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Simon is a successful visual artist whose income from his large works supports his employment of an entire team that assists in production and administration. He is also utterly self-absorbed and ungenerous in nature, even toward his long-term live-in girlfriend, Darling. And he demonstrates especially clearly his uncharitable attitude to others as soon as he meets the 30-something-year-old son, Casper, whose mother he abandoned many years earlier. Though this unprecedented visit comes as no surprise, Simon stays distant from him, failing to greet him or even offer him refreshment, and leaving to Darling the task of being making his son feel comfortable. And Simon increasingly questions his son’s motives in making the visit.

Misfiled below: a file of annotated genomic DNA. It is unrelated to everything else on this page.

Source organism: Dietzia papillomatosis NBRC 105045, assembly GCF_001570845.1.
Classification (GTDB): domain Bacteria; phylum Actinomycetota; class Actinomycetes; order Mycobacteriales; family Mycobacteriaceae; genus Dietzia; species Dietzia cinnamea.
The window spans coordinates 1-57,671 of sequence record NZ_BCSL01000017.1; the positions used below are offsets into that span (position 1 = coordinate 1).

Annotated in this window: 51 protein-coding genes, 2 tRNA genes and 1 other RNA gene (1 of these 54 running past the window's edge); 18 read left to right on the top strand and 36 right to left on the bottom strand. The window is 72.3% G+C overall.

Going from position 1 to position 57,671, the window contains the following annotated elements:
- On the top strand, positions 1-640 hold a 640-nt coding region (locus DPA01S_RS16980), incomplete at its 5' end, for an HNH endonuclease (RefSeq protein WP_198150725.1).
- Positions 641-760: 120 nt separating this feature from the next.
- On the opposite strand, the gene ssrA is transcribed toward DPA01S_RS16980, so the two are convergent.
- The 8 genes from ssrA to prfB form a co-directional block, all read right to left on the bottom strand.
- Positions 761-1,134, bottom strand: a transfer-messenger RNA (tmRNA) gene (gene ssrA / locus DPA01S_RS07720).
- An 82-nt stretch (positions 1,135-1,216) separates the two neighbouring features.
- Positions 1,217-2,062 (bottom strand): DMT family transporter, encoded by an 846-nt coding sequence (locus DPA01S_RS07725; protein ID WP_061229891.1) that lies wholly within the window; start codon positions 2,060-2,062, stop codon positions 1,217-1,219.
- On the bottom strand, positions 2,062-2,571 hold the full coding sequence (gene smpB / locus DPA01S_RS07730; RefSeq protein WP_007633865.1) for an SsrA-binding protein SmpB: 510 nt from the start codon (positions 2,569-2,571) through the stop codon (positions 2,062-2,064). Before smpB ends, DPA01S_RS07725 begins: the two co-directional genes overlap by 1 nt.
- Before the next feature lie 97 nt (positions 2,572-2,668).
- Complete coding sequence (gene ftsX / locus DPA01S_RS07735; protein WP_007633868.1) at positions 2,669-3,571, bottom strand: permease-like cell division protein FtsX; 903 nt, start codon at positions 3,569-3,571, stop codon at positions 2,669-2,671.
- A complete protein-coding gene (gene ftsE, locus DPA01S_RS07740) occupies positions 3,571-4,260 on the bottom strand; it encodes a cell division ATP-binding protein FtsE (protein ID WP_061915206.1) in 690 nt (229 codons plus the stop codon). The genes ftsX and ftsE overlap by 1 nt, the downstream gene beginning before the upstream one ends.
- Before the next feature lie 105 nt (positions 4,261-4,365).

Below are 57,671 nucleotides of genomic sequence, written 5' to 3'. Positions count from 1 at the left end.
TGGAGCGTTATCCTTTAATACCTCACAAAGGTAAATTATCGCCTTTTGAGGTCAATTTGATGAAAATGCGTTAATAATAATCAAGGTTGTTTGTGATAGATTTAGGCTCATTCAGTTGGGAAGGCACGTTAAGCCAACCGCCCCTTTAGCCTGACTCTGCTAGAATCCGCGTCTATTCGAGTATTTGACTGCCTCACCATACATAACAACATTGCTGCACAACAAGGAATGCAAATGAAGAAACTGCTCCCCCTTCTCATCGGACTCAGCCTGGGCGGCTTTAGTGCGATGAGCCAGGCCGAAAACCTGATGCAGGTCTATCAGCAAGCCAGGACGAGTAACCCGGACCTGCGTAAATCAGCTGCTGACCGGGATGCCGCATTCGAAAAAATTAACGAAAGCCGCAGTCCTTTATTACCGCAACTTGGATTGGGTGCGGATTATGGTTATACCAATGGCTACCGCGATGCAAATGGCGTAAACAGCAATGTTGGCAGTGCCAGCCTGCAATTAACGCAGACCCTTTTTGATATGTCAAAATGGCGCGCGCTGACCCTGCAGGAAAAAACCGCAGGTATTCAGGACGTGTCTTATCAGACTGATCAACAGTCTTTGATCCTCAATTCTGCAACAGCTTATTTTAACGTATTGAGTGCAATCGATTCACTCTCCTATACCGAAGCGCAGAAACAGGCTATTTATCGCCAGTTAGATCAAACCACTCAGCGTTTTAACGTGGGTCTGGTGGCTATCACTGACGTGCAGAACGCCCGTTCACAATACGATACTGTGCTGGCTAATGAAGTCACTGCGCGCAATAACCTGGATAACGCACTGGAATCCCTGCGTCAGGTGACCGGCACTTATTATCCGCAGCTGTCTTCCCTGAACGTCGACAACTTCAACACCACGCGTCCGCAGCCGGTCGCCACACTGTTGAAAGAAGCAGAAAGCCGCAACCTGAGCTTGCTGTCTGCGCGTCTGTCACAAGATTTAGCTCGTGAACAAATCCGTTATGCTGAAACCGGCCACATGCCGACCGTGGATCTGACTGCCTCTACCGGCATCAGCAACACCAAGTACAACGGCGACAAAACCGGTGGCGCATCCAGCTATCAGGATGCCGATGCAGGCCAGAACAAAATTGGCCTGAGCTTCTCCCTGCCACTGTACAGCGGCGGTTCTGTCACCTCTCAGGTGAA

As it turns out, Casper, whose motives remain unclear till the story’s climax, is something of an enigma. Amongst those of his own generation, he has cult status as an artist in his own right; and, rightly or wrongly, Simon soon feels his own status as a unique artist to be under challenge.
Despite being billed as a drama/comedy, The Man induces too few laughs to qualify it as comedy; and its cinematography is not particularly special. But the acting in it was superb, and, its drama being generally understated and somewhat ambiguous, the film makes an interesting study of relationships: its depiction of misinterpretation, misrepresentation, subterfuge, and betrayal in art and in relationships repays thought and is worthy of discussion.